The Office of the University Ombudsman (UO) is established in terms of the Education Act to investigate complaints by students and staff of the University of Malta, ITS and MCAST in respect of actions taken by these Institutions.
The Role of the University Ombudsman
The Office of the University Ombudsman (UO) is established in terms of the Education Act to investigate complaints by students and staff of the University of Malta in respect of actions taken by that University. By way of delegated authority in terms of the Ombudsman Act, the University Ombudsman also investigates analogous complaints involving the Malta College of Arts, Science and Technology (MCAST) as well as the Institute of Tourism Studies (ITS).
In the exercise of his investigatory role, the main aim of the UO is to determine whether the administrative act complained of complies with established norms of good administration including whether complainant’s case had been processed in an appropriate manner, in line with established procedure and polices and without discrimination.
His role is not intended to determine guilt or innocence, but to promote good administration by the Institutions concerned and as a result, enhance a harmonious professional relationship between the staff, students and the administration of these Institutions. Though not officially a mediator, the UO may use this approach as a method of alternative dispute resolution.
The UO deals with complaints only after all other institutional channels or avenues available to the complainant have been exhausted. He does so once the complaint has been lodged in writing. All action by the UO will cease once a case is taken to court or to any other competent tribunal.
The UO does not deal with cases that are of a purely academic nature, although he may look at academic processes and procedures. He does not deal with complaints that are frivolous or trivial or that are not made in good faith. He does not consider complaints that have been decided upon by his predecessors, or which go beyond the six-month time bar, unless significant new evidence, which had not been previously considered, is presented.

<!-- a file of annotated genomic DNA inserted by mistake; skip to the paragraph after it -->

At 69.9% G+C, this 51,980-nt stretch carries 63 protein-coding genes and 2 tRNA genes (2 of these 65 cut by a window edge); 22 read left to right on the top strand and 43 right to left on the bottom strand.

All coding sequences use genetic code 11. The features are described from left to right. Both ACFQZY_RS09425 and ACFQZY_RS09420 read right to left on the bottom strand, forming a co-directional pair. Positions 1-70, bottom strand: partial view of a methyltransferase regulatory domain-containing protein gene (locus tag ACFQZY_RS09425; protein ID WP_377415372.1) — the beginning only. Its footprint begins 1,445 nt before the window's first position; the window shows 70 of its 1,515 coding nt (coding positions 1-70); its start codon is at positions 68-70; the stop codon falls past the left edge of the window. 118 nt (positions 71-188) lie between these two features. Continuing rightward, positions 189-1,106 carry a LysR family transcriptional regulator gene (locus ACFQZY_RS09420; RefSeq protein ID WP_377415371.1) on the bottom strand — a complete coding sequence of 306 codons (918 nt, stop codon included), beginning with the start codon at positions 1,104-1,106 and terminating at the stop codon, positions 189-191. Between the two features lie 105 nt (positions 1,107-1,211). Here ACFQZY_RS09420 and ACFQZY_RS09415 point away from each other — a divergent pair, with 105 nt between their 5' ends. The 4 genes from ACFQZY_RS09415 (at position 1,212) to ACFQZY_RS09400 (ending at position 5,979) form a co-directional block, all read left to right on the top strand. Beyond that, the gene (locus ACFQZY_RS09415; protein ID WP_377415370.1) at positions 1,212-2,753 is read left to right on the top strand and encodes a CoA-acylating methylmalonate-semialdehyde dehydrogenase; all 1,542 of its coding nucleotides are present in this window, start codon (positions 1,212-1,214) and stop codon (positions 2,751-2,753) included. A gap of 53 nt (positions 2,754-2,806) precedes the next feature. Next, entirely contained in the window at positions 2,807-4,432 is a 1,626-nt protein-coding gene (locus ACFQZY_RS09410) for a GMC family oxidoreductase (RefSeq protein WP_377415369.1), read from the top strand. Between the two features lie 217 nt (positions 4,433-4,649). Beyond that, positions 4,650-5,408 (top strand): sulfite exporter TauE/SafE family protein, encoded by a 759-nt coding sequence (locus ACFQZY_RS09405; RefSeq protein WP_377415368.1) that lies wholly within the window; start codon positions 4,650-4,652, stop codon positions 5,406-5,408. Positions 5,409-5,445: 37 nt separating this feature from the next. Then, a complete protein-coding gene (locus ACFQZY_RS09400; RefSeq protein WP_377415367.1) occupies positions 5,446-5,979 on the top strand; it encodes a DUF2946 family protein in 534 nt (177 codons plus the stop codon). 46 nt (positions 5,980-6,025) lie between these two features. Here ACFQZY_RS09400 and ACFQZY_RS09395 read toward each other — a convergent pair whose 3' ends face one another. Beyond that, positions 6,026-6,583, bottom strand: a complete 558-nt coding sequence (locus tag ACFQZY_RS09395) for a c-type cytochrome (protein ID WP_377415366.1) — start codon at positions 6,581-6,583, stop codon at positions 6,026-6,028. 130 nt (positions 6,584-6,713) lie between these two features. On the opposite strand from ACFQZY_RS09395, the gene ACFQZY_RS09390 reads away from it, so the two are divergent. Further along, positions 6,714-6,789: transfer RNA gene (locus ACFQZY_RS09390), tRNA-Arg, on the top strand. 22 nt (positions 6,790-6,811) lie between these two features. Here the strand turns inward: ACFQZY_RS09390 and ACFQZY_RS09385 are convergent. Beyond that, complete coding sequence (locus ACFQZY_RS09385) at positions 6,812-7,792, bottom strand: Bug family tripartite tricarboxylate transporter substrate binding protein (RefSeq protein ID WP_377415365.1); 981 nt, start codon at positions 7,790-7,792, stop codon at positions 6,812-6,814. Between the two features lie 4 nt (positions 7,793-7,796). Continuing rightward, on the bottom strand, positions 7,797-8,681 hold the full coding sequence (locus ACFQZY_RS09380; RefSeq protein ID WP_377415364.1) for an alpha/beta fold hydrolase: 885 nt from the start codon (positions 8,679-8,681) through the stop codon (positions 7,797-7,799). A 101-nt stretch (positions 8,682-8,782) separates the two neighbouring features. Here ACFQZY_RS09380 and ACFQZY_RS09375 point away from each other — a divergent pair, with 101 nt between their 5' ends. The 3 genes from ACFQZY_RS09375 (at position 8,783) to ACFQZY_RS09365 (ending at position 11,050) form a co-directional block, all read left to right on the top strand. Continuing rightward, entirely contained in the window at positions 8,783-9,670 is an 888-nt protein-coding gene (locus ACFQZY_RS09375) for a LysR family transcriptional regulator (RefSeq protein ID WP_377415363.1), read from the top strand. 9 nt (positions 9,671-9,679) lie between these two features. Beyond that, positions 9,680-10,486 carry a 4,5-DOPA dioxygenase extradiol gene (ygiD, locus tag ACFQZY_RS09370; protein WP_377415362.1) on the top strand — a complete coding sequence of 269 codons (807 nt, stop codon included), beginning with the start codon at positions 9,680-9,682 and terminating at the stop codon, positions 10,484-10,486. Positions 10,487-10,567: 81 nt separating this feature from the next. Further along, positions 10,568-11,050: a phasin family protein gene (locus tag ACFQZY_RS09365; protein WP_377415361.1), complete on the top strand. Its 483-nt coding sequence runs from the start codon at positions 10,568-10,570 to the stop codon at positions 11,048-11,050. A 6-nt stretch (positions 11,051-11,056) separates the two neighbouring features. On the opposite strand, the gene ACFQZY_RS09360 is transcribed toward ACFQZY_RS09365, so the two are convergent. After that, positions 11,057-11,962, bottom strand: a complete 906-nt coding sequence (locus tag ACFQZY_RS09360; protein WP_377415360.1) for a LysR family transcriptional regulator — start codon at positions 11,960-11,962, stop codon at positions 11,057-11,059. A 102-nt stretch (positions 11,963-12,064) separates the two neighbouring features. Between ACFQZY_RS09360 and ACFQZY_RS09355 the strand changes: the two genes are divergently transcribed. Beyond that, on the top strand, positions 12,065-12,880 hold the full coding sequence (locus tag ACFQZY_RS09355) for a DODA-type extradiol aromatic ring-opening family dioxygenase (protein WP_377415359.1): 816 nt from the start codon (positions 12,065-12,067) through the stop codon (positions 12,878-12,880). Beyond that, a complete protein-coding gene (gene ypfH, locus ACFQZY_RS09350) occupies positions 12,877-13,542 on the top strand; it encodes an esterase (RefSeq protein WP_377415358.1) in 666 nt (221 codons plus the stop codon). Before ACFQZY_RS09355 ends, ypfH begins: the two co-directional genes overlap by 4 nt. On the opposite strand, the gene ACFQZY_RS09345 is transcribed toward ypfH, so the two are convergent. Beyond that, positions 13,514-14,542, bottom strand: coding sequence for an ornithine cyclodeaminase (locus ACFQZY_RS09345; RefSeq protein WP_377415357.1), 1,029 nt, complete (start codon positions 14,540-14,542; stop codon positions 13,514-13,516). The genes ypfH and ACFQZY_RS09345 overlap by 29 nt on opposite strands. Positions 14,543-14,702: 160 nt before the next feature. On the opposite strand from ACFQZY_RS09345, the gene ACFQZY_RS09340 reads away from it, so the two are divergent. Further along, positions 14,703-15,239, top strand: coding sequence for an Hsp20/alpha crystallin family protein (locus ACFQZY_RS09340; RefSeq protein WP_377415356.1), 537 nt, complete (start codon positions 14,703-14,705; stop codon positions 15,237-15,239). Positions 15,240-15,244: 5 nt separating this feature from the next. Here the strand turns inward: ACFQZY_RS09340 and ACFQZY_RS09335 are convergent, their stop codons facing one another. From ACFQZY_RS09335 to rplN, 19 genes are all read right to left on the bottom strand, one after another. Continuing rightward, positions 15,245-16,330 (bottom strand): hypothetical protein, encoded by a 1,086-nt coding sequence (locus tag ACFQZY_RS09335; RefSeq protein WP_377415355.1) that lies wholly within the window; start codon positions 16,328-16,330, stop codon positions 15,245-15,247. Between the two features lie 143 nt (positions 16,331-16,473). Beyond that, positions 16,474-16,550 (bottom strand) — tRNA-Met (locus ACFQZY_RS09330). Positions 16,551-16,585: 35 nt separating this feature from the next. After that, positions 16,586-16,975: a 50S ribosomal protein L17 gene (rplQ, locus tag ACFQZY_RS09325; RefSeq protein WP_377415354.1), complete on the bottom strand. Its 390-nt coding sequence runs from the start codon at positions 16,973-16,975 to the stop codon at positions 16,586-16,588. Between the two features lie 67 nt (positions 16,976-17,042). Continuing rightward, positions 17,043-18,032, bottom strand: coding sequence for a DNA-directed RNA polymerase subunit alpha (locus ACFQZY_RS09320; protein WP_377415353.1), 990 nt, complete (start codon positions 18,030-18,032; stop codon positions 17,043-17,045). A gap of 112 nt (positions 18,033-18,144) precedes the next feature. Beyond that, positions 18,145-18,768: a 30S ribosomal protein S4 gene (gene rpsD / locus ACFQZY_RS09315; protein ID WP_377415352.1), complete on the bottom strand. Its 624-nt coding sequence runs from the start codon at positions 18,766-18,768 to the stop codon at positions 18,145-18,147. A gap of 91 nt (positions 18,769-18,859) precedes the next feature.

In dealing with complaints, the UO follows the procedure outlined below:
- On receiving a written complaint, he will acknowledge the complaint and confirm whether or not he will be undertaking a formal investigation.
- He will provide a copy of the complaint with any accompanying documentation to the head of the institution concerned as the respondent, who will be asked to reply in detail to the complaint.
- The UO will evaluate all the data provided and where appropriate will hold interviews with the individuals or authorities concerned.
- The UO will report on the complaint listing the finding of facts resulting from the investigation, and make recommendations if appropriate. A copy of this report will be sent to the complainant and to the Institutions concerned.
- The UO will follow-up the case to ensure that his recommendations are acted upon.
A complainant who is not satisfied with the report of the UO can make her/his case to the Parliamentary Ombudsman.
The UO will receive written complaints either in hard copy, which can be handed in the Office of the Ombudsman, 11 St Paul's Street, Valletta, or through electronic mail. Whenever possible the downloadable form should be used by accessing the Office of the Ombudsman website and selecting the University Ombudsman Complaint Form.
Biography of Prof Charles Farrugia:
Professor Charles Farrugia was born at Rabat in 1941, had his primary and secondary education at St Aloysius’ College. He started his teaching career in Malta’s state schools in 1959, moving to a lectureship in teacher education in 1967. He studied Education at St. Michael’s Training College, at the Universities of London and Montreal, and again at the University Of London Institute Of Education, from where he obtained a Ph.D. with a study on professionalism in education.
In 1978, Professor Farrugia became the founder Dean of the Faculty of Education at the University of Malta, a position he held for fourteen years during which time, courses leading to the B.Ed. (Hons), M.Ed., Ph.D. and several specialized Diploma level courses in Education were launched. In February 2009, Professor Farrugia will stop co-coordinating the Post-Graduate Diploma in Education (Administration and Management) course, which has been running for 24 years and which has become a mandatory qualification for anyone seeking a Head of School position in Malta’s State and Church school sectors.
He spent the decade 1996-2006 as Pro-Rector of the University, introducing such administrative procedures as University-wide academic audits and the institution’s first five-year strategic plan. He has worked extensively with the British Commonwealth Secretariat and UNESCO on education policy-making and development in small states. He chaired the Junior College Board for more than ten years. His most recent publications are Malta’s entry in the 2009 International Encyclopedia of Education and a chapter in a book on educational administration in the countries surrounding the Mediterranean. Since 1996 he has chaired the Maltese National Commission for UNESCO, and serves as a Governor at the Malta Financial Services Authority. He is married to Doris nee` Ciangura and has three children.